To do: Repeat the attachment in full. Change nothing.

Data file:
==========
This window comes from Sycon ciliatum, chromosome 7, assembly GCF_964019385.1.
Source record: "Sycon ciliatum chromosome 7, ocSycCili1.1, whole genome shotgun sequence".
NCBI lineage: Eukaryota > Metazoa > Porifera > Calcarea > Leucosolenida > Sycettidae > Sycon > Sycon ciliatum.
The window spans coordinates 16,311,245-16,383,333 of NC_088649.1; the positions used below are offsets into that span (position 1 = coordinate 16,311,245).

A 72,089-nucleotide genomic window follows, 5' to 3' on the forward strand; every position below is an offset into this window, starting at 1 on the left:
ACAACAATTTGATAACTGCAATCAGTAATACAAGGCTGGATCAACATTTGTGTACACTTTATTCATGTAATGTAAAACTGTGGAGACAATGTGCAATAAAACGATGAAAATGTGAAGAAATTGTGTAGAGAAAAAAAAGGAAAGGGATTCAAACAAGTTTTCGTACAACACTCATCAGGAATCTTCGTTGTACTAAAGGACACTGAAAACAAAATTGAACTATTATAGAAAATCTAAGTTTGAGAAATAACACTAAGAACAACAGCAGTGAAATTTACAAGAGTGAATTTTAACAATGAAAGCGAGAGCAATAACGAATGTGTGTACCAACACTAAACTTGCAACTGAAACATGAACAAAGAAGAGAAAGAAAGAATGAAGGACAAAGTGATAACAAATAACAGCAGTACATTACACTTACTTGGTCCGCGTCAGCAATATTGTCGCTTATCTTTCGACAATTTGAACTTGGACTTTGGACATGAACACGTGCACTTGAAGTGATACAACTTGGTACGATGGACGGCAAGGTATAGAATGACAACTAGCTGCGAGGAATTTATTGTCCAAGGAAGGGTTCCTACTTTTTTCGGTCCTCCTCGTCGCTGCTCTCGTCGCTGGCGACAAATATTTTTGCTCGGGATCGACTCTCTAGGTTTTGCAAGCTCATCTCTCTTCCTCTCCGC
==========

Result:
This window comes from Sycon ciliatum, chromosome 7, assembly GCF_964019385.1.
Source record: "Sycon ciliatum chromosome 7, ocSycCili1.1, whole genome shotgun sequence".
NCBI lineage: Eukaryota > Metazoa > Porifera > Calcarea > Leucosolenida > Sycettidae > Sycon > Sycon ciliatum.
The window spans coordinates 16,311,245-16,383,333 of NC_088649.1; the positions used below are offsets into that span (position 1 = coordinate 16,311,245).

A 72,089-nucleotide genomic window follows, 5' to 3' on the forward strand; every position below is an offset into this window, starting at 1 on the left:
ACAACAATTTGATAACTGCAATCAGTAATACAAGGCTGGATCAACATTTGTGTACACTTTATTCATGTAATGTAAAACTGTGGAGACAATGTGCAATAAAACGATGAAAATGTGAAGAAATTGTGTAGAGAAAAAAAAGGAAAGGGATTCAAACAAGTTTTCGTACAACACTCATCAGGAATCTTCGTTGTACTAAAGGACACTGAAAACAAAATTGAACTATTATAGAAAATCTAAGTTTGAGAAATAACACTAAGAACAACAGCAGTGAAATTTACAAGAGTGAATTTTAACAATGAAAGCGAGAGCAATAACGAATGTGTGTACCAACACTAAACTTGCAACTGAAACATGAACAAAGAAGAGAAAGAAAGAATGAAGGACAAAGTGATAACAAATAACAGCAGTACATTACACTTACTTGGTCCGCGTCAGCAATATTGTCGCTTATCTTTCGACAATTTGAACTTGGACTTTGGACATGAACACGTGCACTTGAAGTGATACAACTTGGTACGATGGACGGCAAGGTATAGAATGACAACTAGCTGCGAGGAATTTATTGTCCAAGGAAGGGTTCCTACTTTTTTCGGTCCTCCTCGTCGCTGCTCTCGTCGCTGGCGACAAATATTTTTGCTCGGGATCGACTCTCTAGGTTTTGCAAGCTCATCTCTCTTCCTCTCCGC